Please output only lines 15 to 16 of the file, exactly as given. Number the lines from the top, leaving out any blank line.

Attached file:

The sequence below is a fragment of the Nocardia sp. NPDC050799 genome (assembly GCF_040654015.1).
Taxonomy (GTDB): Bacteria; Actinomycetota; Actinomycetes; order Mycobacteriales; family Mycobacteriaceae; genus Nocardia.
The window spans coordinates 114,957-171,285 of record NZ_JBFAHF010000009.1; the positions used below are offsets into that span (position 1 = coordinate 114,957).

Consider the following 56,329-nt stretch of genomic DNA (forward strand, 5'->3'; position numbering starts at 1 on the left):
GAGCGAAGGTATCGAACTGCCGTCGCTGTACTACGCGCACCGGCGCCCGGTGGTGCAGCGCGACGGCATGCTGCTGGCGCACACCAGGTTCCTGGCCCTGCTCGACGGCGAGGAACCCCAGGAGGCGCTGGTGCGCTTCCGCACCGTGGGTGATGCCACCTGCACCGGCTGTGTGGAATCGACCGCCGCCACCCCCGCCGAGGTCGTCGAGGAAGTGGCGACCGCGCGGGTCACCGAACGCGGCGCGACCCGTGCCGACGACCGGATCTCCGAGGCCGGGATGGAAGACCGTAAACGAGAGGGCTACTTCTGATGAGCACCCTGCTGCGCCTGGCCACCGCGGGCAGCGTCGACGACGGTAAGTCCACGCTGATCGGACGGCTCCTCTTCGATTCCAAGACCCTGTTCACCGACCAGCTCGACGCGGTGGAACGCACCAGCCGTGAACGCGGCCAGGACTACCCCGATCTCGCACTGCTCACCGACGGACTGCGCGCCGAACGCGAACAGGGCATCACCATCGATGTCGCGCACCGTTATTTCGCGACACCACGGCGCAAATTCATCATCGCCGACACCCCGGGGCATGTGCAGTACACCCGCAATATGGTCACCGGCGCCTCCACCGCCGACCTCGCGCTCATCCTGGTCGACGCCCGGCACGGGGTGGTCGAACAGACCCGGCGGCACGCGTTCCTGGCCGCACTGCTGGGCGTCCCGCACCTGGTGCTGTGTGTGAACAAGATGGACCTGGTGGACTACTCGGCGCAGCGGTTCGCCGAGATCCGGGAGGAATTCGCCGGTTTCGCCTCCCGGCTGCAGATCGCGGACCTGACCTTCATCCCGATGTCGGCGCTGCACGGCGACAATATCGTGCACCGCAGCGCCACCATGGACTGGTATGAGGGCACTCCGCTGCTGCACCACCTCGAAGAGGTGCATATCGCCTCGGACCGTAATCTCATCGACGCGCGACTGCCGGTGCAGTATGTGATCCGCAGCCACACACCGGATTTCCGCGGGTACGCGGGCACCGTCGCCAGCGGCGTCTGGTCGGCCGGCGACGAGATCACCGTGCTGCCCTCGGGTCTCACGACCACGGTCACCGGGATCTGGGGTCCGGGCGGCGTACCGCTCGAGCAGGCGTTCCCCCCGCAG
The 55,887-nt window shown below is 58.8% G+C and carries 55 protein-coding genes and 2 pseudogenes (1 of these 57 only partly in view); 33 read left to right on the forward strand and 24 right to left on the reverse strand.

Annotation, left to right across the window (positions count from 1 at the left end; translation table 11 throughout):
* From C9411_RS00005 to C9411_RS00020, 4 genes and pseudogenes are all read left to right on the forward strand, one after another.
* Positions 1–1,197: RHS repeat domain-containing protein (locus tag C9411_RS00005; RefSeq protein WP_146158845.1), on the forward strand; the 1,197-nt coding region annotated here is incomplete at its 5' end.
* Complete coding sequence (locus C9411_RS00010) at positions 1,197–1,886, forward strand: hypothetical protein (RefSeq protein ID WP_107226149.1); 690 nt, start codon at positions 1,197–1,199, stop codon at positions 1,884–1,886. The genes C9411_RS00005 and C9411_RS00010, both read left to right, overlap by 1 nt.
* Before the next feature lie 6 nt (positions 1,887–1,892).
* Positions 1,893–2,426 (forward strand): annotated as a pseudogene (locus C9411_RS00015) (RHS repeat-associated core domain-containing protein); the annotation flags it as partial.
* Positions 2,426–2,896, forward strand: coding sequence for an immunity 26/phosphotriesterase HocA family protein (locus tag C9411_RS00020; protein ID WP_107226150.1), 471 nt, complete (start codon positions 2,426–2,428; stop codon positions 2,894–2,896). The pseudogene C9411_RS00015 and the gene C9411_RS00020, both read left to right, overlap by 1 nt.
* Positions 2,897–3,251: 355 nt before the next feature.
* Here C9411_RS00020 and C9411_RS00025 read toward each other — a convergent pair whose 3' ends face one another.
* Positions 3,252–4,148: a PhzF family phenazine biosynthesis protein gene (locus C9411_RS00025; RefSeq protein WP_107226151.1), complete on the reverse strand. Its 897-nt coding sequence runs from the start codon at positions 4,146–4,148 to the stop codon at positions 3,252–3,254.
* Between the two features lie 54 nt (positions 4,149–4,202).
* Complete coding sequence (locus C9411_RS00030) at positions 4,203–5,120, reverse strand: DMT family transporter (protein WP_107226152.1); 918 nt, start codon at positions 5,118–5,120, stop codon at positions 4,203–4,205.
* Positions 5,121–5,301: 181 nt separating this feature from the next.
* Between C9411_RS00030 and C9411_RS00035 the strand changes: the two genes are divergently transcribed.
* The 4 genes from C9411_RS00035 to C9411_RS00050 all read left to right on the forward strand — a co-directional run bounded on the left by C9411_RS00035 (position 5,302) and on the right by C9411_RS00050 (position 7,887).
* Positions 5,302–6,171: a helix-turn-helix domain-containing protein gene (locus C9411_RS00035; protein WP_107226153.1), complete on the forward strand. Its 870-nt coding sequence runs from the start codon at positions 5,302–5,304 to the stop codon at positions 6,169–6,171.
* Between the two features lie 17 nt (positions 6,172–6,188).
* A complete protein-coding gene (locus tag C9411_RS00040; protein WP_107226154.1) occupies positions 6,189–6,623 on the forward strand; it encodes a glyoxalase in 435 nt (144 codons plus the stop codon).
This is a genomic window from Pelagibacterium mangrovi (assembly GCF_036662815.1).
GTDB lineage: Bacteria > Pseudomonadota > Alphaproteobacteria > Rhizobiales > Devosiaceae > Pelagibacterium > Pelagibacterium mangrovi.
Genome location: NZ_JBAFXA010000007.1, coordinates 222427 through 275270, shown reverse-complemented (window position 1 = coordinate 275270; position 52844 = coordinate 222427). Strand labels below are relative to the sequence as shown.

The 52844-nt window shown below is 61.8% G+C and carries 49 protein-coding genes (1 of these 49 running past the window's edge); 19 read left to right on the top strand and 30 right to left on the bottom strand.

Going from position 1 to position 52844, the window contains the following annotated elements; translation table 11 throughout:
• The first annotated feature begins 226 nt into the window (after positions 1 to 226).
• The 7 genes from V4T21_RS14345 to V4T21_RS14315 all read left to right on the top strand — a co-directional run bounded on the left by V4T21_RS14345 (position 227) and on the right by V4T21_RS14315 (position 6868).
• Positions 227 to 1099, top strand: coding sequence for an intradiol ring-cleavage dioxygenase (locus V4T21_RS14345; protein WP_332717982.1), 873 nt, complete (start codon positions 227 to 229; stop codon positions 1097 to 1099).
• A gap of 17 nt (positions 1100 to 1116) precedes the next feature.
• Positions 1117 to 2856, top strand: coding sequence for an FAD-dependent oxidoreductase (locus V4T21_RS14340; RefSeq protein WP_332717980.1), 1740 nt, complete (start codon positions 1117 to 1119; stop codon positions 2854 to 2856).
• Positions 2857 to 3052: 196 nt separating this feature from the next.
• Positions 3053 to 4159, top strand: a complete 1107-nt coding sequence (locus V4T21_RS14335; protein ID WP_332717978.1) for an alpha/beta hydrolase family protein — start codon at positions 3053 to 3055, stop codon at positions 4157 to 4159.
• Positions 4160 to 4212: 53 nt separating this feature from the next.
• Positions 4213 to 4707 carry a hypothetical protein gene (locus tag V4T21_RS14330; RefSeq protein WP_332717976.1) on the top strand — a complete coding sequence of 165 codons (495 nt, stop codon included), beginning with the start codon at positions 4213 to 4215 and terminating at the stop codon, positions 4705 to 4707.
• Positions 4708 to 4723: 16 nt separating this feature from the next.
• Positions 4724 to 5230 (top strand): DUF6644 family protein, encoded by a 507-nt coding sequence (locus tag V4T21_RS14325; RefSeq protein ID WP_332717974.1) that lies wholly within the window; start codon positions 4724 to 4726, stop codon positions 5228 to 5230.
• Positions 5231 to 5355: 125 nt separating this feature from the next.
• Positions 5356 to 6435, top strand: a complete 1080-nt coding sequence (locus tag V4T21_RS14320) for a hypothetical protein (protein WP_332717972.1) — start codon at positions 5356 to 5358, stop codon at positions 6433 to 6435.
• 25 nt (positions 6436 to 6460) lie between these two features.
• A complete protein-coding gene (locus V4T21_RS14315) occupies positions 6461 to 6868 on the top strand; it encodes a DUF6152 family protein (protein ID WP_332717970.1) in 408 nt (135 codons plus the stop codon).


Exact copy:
* Here C9411_RS00020 and C9411_RS00025 read toward each other — a convergent pair whose 3' ends face one another.
* Positions 3,252–4,148: a PhzF family phenazine biosynthesis protein gene (locus C9411_RS00025; RefSeq protein WP_107226151.1), complete on the reverse strand. Its 897-nt coding sequence runs from the start codon at positions 4,146–4,148 to the stop codon at positions 3,252–3,254.